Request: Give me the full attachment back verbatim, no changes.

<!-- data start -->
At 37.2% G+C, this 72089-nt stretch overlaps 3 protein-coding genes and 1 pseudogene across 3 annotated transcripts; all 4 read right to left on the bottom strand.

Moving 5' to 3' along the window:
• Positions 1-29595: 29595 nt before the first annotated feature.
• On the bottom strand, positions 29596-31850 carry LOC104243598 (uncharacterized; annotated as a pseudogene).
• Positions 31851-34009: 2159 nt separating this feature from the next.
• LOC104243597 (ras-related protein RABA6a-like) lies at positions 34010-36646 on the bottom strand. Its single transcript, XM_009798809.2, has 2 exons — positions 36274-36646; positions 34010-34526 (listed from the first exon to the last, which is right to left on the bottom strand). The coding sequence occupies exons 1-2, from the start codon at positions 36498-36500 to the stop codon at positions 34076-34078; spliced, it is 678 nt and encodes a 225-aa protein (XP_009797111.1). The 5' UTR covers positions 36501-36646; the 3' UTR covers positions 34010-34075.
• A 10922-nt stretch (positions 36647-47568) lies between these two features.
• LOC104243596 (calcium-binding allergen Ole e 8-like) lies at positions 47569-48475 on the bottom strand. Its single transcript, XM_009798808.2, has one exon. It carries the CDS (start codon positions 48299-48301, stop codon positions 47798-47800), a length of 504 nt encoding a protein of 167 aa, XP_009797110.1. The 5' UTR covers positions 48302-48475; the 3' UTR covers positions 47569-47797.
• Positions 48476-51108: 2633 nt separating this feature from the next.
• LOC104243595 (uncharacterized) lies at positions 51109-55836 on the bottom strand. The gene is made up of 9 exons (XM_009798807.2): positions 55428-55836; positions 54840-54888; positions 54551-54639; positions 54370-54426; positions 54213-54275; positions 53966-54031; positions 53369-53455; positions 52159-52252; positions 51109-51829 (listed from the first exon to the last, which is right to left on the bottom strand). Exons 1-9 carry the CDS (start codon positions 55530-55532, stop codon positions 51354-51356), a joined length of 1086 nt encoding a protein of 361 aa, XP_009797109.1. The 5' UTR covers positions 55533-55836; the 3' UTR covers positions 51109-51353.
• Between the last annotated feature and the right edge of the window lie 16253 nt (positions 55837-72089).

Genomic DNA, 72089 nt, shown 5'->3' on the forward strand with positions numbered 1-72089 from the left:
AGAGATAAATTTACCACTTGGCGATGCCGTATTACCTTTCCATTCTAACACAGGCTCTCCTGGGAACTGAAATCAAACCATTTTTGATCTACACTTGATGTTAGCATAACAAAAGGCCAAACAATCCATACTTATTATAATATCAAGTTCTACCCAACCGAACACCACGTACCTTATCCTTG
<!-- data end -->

At 37.2% G+C, this 72089-nt stretch overlaps 3 protein-coding genes and 1 pseudogene across 3 annotated transcripts; all 4 read right to left on the bottom strand.

Moving 5' to 3' along the window:
• Positions 1-29595: 29595 nt before the first annotated feature.
• On the bottom strand, positions 29596-31850 carry LOC104243598 (uncharacterized; annotated as a pseudogene).
• Positions 31851-34009: 2159 nt separating this feature from the next.
• LOC104243597 (ras-related protein RABA6a-like) lies at positions 34010-36646 on the bottom strand. Its single transcript, XM_009798809.2, has 2 exons — positions 36274-36646; positions 34010-34526 (listed from the first exon to the last, which is right to left on the bottom strand). The coding sequence occupies exons 1-2, from the start codon at positions 36498-36500 to the stop codon at positions 34076-34078; spliced, it is 678 nt and encodes a 225-aa protein (XP_009797111.1). The 5' UTR covers positions 36501-36646; the 3' UTR covers positions 34010-34075.
• A 10922-nt stretch (positions 36647-47568) lies between these two features.
• LOC104243596 (calcium-binding allergen Ole e 8-like) lies at positions 47569-48475 on the bottom strand. Its single transcript, XM_009798808.2, has one exon. It carries the CDS (start codon positions 48299-48301, stop codon positions 47798-47800), a length of 504 nt encoding a protein of 167 aa, XP_009797110.1. The 5' UTR covers positions 48302-48475; the 3' UTR covers positions 47569-47797.
• Positions 48476-51108: 2633 nt separating this feature from the next.
• LOC104243595 (uncharacterized) lies at positions 51109-55836 on the bottom strand. The gene is made up of 9 exons (XM_009798807.2): positions 55428-55836; positions 54840-54888; positions 54551-54639; positions 54370-54426; positions 54213-54275; positions 53966-54031; positions 53369-53455; positions 52159-52252; positions 51109-51829 (listed from the first exon to the last, which is right to left on the bottom strand). Exons 1-9 carry the CDS (start codon positions 55530-55532, stop codon positions 51354-51356), a joined length of 1086 nt encoding a protein of 361 aa, XP_009797109.1. The 5' UTR covers positions 55533-55836; the 3' UTR covers positions 51109-51353.
• Between the last annotated feature and the right edge of the window lie 16253 nt (positions 55837-72089).

Genomic DNA, 72089 nt, shown 5'->3' on the forward strand with positions numbered 1-72089 from the left:
AGAGATAAATTTACCACTTGGCGATGCCGTATTACCTTTCCATTCTAACACAGGCTCTCCTGGGAACTGAAATCAAACCATTTTTGATCTACACTTGATGTTAGCATAACAAAAGGCCAAACAATCCATACTTATTATAATATCAAGTTCTACCCAACCGAACACCACGTACCTTATCCTTG